United Arab Emirates
Education is largely privatized in the UAE. There are four specialist private tourism and hospitality institutes that offer courses and training in the sector, accounting for 609 students across various undergraduate and post-graduate programs. This constitutes 1.7 percent of total enrolment in private/ non-federal HEIs. While the perceived low status of a hospitality career is somewhat applicable in the UAE too, the high cost of completing a hospitality degree and the relatively modest future earnings also deter students from pursuing hospitality education here.
What to expect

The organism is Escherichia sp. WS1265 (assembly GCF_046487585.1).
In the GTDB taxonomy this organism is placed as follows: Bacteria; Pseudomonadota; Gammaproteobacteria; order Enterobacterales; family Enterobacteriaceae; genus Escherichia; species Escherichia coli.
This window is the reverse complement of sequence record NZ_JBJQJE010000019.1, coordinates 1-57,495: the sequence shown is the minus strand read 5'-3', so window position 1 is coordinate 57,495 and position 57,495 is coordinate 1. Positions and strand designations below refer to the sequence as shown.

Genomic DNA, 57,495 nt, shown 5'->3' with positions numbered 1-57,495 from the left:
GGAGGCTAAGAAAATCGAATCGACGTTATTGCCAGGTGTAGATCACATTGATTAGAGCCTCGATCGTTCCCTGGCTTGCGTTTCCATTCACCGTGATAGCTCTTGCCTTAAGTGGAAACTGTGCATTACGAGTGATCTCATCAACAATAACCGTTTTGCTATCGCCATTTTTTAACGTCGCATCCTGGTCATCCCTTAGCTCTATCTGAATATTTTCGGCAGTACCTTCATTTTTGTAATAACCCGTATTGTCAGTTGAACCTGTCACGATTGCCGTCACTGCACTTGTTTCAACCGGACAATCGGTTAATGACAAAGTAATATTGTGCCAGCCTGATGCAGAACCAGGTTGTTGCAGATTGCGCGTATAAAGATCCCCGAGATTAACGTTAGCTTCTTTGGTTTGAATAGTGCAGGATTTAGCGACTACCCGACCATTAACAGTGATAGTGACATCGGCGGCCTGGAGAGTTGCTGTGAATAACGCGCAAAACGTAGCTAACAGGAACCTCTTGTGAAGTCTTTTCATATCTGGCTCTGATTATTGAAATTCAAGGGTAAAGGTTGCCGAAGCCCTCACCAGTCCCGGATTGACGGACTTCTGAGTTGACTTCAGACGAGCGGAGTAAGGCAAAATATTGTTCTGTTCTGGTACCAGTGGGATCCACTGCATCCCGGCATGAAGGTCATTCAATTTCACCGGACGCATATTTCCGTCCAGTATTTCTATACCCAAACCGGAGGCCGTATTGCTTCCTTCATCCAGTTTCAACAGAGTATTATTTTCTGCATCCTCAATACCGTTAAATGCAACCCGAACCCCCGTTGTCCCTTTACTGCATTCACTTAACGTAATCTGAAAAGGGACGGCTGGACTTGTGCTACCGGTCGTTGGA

Tourism and hospitality remain a niche field of study in the region. In addition, disruption caused to the industry by the Covid-19 crisis has also raised concerns about the industry’s ability to remain resilient. Some expect students to be more cautious in the short term; they might possibly even reconsider a career in tourism. On the other hand, a large proportion of students, faculty and industry personnel remain optimistic, as the sector shows signs of a rebound. The success of mega-events, such as Expo 2020, has further instilled traveler confidence and consequently restored hope for the industry. Considering the planned development and demand for skilled manpower in the sector, it is likely that tourism- and hospitality related courses will gain further traction in the region. This is especially true among the local population in KSA. Overcoming the challenge of negative perceptions about a career in hospitality needs to be given priority. While private providers in KSA may find it difficult to compete with tuition free, public-sector institutes, they need to differentiate the offering and establish industry partnerships, which would help facilitate the employment of graduates.